Volume 18 • Issue 25 | November 4 - 10, 2005

Finance board accuses Lopez of fraud

By Lincoln Anderson

The city’s Campaign Finance Board has put Councilmember Margarita Lopez on notice that it is considering assessing penalties against her for alleged violations of fraud, misrepresentation and improper payments involving her 2001 campaign finances.

According to Andrea Lynn, deputy press secretary for the Campaign Finance Board, at a recent C.F.B. hearing, a list of alleged financial misdoings involving Lopez’s 2001 campaign was read aloud as a lawyer representing Lopez listened.

According to Lynn, the list of grievances included: “making approximately $45,000 in impermissible post-election expenditures to individuals; apparent fraud and misrepresentation in connection with the impermissible post-election expenditures to individuals; making an impermissible $1,300 post-election expenditure to the AHONA Housing Development Fund Corporation; apparent fraud and misrepresentation in connection with the impermissible post-election expenditure to AHONA; apparent fraud and misrepresentation in connection with services purportedly provided by campaign workers for the general election; failure to maintain and to provide to the board upon request copies of the campaign’s cancelled checks; apparent fraud and misrepresentation in connection with a subpoena the board issued the campaign bank, Lower East Side People’s Federal Credit Union; and accepting a $500 contribution from an unregistered political committee.”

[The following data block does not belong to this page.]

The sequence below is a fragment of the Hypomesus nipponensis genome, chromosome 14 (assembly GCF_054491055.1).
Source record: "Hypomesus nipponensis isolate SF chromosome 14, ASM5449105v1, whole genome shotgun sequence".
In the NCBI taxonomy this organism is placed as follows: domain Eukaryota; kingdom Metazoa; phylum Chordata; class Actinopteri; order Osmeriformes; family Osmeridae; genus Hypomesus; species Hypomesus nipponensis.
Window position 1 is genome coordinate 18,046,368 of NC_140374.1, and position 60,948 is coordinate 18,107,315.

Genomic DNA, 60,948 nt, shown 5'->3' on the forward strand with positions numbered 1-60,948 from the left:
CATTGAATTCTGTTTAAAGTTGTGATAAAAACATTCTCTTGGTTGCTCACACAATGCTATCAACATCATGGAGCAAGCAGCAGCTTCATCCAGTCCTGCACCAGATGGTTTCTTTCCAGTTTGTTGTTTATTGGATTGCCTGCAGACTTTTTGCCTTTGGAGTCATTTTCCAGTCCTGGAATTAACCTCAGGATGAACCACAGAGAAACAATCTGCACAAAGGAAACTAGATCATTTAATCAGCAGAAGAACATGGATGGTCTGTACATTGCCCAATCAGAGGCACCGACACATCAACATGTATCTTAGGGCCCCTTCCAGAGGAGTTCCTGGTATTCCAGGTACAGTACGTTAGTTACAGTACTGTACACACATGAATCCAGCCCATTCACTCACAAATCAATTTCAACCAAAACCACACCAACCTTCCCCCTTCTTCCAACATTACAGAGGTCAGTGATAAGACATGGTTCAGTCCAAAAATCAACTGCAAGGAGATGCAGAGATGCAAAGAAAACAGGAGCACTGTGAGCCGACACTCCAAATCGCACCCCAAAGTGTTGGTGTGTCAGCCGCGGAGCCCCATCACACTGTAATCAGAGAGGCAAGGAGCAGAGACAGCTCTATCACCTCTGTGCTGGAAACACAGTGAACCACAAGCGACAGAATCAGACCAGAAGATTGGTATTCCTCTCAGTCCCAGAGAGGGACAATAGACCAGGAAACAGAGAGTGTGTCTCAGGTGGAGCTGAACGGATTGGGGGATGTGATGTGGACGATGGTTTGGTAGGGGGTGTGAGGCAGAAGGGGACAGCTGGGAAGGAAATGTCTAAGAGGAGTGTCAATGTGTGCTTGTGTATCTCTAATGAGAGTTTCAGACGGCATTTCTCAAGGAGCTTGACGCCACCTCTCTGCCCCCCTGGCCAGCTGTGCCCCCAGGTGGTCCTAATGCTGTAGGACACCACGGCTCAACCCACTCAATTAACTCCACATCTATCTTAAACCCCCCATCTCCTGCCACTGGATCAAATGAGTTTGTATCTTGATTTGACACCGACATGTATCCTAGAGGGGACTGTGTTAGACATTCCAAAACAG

Lynn would not provide details of the list items — citing the fact that the audit of Lopez’s finances is ongoing — but would say that the unregistered political committee was the Committee to Re-elect Nydia Velazquez. All committees must register with C.F.B. before making any contributions to candidates. Congressmember Velazquez, who represents part of the Lower East Side and Brooklyn, is a close ally of Lopez, who represents the Second Council District, which stretches from the Lower East Side to Murray Hill.

C.F.B. is the agency that issues public campaign funds, under a 4-to-1 matching formula, to candidates whose fundraising meets the board’s criteria. Public funds are only allowed to be spent on qualified expenses, as determined by C.F.B. Any public funds left unspent after an election are supposed to be returned to the board.